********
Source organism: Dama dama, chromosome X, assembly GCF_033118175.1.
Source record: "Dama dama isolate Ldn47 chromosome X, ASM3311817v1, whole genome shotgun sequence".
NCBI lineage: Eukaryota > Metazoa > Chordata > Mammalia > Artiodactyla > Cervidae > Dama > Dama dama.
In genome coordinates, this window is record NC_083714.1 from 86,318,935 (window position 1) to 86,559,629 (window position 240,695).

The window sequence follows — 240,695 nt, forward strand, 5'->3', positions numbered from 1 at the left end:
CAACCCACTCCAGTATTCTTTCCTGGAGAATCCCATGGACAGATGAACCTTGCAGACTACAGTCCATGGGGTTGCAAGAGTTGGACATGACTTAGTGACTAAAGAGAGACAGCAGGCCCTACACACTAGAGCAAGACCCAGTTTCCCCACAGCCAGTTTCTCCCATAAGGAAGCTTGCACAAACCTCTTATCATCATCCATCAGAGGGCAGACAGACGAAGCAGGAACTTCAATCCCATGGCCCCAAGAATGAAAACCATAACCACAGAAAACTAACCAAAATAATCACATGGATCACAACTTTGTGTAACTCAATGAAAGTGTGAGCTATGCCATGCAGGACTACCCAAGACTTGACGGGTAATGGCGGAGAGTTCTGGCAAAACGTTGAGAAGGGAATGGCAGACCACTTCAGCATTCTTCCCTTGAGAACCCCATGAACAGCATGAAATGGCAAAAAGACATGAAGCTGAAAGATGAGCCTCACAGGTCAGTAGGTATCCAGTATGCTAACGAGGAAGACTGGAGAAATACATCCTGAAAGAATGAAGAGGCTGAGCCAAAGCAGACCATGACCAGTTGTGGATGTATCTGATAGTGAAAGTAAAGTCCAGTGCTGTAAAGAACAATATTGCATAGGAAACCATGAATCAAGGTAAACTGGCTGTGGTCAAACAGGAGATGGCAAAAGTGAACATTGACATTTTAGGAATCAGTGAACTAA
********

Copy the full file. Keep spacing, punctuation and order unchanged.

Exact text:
Source organism: Dama dama, chromosome X, assembly GCF_033118175.1.
Source record: "Dama dama isolate Ldn47 chromosome X, ASM3311817v1, whole genome shotgun sequence".
NCBI lineage: Eukaryota > Metazoa > Chordata > Mammalia > Artiodactyla > Cervidae > Dama > Dama dama.
In genome coordinates, this window is record NC_083714.1 from 86,318,935 (window position 1) to 86,559,629 (window position 240,695).

The window sequence follows — 240,695 nt, forward strand, 5'->3', positions numbered from 1 at the left end:
CAACCCACTCCAGTATTCTTTCCTGGAGAATCCCATGGACAGATGAACCTTGCAGACTACAGTCCATGGGGTTGCAAGAGTTGGACATGACTTAGTGACTAAAGAGAGACAGCAGGCCCTACACACTAGAGCAAGACCCAGTTTCCCCACAGCCAGTTTCTCCCATAAGGAAGCTTGCACAAACCTCTTATCATCATCCATCAGAGGGCAGACAGACGAAGCAGGAACTTCAATCCCATGGCCCCAAGAATGAAAACCATAACCACAGAAAACTAACCAAAATAATCACATGGATCACAACTTTGTGTAACTCAATGAAAGTGTGAGCTATGCCATGCAGGACTACCCAAGACTTGACGGGTAATGGCGGAGAGTTCTGGCAAAACGTTGAGAAGGGAATGGCAGACCACTTCAGCATTCTTCCCTTGAGAACCCCATGAACAGCATGAAATGGCAAAAAGACATGAAGCTGAAAGATGAGCCTCACAGGTCAGTAGGTATCCAGTATGCTAACGAGGAAGACTGGAGAAATACATCCTGAAAGAATGAAGAGGCTGAGCCAAAGCAGACCATGACCAGTTGTGGATGTATCTGATAGTGAAAGTAAAGTCCAGTGCTGTAAAGAACAATATTGCATAGGAAACCATGAATCAAGGTAAACTGGCTGTGGTCAAACAGGAGATGGCAAAAGTGAACATTGACATTTTAGGAATCAGTGAACTAA